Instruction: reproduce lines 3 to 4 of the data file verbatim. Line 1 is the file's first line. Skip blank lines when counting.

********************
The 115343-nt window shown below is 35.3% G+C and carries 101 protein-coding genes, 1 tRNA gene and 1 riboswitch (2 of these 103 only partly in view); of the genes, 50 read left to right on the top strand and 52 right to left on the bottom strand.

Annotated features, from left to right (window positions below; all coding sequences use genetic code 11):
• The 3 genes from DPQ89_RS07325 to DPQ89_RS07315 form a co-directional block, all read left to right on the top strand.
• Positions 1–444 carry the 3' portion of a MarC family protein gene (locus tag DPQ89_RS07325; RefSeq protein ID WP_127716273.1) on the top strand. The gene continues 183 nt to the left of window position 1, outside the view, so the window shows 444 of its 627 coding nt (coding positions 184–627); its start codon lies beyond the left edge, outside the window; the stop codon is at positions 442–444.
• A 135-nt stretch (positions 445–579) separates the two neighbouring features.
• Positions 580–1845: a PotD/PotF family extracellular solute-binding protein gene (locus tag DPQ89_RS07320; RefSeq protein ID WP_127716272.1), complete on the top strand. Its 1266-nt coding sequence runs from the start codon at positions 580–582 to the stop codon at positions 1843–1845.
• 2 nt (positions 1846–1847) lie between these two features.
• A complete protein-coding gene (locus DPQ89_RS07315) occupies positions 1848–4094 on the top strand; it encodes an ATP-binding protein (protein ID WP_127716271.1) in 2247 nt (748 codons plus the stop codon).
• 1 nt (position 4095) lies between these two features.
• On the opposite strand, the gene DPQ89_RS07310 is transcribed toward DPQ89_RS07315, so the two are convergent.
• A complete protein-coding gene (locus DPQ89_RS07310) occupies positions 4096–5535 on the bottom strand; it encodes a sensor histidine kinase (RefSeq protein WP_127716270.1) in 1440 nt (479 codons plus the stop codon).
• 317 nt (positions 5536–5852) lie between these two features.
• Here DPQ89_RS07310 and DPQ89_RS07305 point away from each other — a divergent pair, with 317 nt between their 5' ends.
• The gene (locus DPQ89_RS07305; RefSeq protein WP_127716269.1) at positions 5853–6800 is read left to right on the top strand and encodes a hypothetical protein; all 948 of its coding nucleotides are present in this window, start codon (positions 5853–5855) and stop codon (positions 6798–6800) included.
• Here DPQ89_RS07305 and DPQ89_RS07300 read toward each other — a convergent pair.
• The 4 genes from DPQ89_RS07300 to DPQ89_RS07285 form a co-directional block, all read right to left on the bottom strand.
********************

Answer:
• The 3 genes from DPQ89_RS07325 to DPQ89_RS07315 form a co-directional block, all read left to right on the top strand.
• Positions 1–444 carry the 3' portion of a MarC family protein gene (locus tag DPQ89_RS07325; RefSeq protein ID WP_127716273.1) on the top strand. The gene continues 183 nt to the left of window position 1, outside the view, so the window shows 444 of its 627 coding nt (coding positions 184–627); its start codon lies beyond the left edge, outside the window; the stop codon is at positions 442–444.